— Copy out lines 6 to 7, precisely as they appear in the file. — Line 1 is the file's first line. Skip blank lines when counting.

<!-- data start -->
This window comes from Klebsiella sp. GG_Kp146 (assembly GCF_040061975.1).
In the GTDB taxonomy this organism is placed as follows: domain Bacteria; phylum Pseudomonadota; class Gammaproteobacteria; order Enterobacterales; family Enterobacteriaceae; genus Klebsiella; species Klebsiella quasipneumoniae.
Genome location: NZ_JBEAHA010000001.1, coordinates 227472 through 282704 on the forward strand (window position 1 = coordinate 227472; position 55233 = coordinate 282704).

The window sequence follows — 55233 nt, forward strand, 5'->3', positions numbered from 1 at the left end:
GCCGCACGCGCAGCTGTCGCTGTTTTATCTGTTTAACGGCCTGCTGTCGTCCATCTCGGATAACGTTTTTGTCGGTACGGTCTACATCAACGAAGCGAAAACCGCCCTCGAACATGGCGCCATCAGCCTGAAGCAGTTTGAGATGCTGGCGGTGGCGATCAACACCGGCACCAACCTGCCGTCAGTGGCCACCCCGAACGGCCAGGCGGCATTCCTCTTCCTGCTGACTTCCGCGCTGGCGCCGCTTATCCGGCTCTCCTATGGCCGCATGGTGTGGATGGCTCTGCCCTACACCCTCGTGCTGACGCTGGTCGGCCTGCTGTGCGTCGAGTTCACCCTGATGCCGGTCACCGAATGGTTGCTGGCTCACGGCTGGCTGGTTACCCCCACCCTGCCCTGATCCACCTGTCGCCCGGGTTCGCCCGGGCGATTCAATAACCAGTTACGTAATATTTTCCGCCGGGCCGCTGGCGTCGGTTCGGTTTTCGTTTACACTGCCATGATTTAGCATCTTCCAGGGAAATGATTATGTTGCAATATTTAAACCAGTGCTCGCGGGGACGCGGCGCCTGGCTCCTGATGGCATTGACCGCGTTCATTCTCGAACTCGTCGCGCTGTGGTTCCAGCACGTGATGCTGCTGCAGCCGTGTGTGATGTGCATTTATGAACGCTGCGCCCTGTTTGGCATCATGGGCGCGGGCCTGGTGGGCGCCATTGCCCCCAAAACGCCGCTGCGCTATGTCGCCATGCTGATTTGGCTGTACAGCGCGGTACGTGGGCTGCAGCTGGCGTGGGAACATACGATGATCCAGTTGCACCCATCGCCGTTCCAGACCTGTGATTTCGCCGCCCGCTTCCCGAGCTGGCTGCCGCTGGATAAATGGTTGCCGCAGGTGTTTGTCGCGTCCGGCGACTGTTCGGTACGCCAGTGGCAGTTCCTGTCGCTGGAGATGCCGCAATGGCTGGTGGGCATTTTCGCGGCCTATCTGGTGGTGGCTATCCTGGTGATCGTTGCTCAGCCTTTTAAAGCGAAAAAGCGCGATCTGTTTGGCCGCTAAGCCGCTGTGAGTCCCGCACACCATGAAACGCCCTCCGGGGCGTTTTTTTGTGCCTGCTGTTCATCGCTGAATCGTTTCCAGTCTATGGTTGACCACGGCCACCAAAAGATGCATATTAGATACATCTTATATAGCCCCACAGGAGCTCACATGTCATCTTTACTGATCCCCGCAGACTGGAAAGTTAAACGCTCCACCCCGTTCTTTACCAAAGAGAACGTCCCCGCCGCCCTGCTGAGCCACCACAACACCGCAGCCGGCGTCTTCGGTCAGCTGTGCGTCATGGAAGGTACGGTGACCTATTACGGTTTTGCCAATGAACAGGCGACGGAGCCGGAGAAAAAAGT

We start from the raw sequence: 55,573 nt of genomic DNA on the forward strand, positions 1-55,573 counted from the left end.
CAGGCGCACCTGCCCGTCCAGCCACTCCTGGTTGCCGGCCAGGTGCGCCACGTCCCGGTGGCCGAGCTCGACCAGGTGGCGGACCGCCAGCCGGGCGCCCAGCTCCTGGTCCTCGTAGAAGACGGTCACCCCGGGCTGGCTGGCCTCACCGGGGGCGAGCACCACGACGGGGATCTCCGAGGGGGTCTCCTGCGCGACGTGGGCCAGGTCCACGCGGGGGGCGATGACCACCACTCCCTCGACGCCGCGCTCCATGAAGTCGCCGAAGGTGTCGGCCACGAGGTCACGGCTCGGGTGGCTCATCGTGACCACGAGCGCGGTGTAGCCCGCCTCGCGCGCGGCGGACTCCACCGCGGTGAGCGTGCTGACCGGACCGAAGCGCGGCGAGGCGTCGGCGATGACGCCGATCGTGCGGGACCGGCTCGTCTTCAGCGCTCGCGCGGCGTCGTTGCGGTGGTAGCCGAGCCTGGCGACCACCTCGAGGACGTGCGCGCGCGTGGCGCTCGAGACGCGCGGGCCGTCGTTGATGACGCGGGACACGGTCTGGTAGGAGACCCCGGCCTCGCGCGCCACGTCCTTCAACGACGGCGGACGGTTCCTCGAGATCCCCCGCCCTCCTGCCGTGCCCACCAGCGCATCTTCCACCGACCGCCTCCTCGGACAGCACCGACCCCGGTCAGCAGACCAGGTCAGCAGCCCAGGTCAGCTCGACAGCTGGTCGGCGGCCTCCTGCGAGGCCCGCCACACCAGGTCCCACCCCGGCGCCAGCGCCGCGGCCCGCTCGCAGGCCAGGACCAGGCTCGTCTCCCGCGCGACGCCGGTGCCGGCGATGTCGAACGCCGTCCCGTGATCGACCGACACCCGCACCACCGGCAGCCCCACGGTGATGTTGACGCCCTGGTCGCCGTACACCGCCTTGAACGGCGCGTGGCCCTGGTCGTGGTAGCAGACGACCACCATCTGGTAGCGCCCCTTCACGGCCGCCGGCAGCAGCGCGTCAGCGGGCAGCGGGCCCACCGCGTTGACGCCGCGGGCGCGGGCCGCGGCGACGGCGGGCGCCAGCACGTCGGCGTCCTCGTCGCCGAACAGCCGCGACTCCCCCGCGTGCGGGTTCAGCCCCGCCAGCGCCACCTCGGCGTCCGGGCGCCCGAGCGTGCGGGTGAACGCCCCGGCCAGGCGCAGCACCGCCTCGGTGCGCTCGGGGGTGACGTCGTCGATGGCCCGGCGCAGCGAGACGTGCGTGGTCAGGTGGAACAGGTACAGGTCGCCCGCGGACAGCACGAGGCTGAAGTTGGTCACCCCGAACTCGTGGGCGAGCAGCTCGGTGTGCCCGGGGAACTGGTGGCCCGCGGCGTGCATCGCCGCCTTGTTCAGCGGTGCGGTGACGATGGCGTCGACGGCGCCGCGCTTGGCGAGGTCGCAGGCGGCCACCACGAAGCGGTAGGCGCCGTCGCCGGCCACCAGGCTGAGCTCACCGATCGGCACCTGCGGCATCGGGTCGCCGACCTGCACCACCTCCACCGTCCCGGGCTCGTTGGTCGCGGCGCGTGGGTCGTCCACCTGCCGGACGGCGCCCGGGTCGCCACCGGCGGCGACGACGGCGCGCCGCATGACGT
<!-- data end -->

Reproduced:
We start from the raw sequence: 55,573 nt of genomic DNA on the forward strand, positions 1-55,573 counted from the left end.
CAGGCGCACCTGCCCGTCCAGCCACTCCTGGTTGCCGGCCAGGTGCGCCACGTCCCGGTGGCCGAGCTCGACCAGGTGGCGGACCGCCAGCCGGGCGCCCAGCTCCTGGTCCTCGTAGAAGACGGTCACCCCGGGCTGGCTGGCCTCACCGGGGGCGAGCACCACGACGGGGATCTCCGAGGGGGTCTCCTGCGCGACGTGGGCCAGGTCCACGCGGGGGGCGATGACCACCACTCCCTCGACGCCGCGCTCCATGAAGTCGCCGAAGGTGTCGGCCACGAGGTCACGGCTCGGGTGGCTCATCGTGACCACGAGCGCGGTGTAGCCCGCCTCGCGCGCGGCGGACTCCACCGCGGTGAGCGTGCTGACCGGACCGAAGCGCGGCGAGGCGTCGGCGATGACGCCGATCGTGCGGGACCGGCTCGTCTTCAGCGCTCGCGCGGCGTCGTTGCGGTGGTAGCCGAGCCTGGCGACCACCTCGAGGACGTGCGCGCGCGTGGCGCTCGAGACGCGCGGGCCGTCGTTGATGACGCGGGACACGGTCTGGTAGGAGACCCCGGCCTCGCGCGCCACGTCCTTCAACGACGGCGGACGGTTCCTCGAGATCCCCCGCCCTCCTGCCGTGCCCACCAGCGCATCTTCCACCGACCGCCTCCTCGGACAGCACCGACCCCGGTCAGCAGACCAGGTCAGCAGCCCAGGTCAGCTCGACAGCTGGTCGGCGGCCTCCTGCGAGGCCCGCCACACCAGGTCCCACCCCGGCGCCAGCGCCGCGGCCCGCTCGCAGGCCAGGACCAGGCTCGTCTCCCGCGCGACGCCGGTGCCGGCGATGTCGAACGCCGTCCCGTGATCGACCGACACCCGCACCACCGGCAGCCCCACGGTGATGTTGACGCCCTGGTCGCCGTACACCGCCTTGAACGGCGCGTGGCCCTGGTCGTGGTAGCAGACGACCACCATCTGGTAGCGCCCCTTCACGGCCGCCGGCAGCAGCGCGTCAGCGGGCAGCGGGCCCACCGCGTTGACGCCGCGGGCGCGGGCCGCGGCGACGGCGGGCGCCAGCACGTCGGCGTCCTCGTCGCCGAACAGCCGCGACTCCCCCGCGTGCGGGTTCAGCCCCGCCAGCGCCACCTCGGCGTCCGGGCGCCCGAGCGTGCGGGTGAACGCCCCGGCCAGGCGCAGCACCGCCTCGGTGCGCTCGGGGGTGACGTCGTCGATGGCCCGGCGCAGCGAGACGTGCGTGGTCAGGTGGAACAGGTACAGGTCGCCCGCGGACAGCACGAGGCTGAAGTTGGTCACCCCGAACTCGTGGGCGAGCAGCTCGGTGTGCCCGGGGAACTGGTGGCCCGCGGCGTGCATCGCCGCCTTGTTCAGCGGTGCGGTGACGATGGCGTCGACGGCGCCGCGCTTGGCGAGGTCGCAGGCGGCCACCACGAAGCGGTAGGCGCCGTCGCCGGCCACCAGGCTGAGCTCACCGATCGGCACCTGCGGCATCGGGTCGCCGACCTGCACCACCTCCACCGTCCCGGGCTCGTTGGTCGCGGCGCGTGGGTCGTCCACCTGCCGGACGGCGCCCGGGTCGCCACCGGCGGCGACGACGGCGCGCCGCATGACGT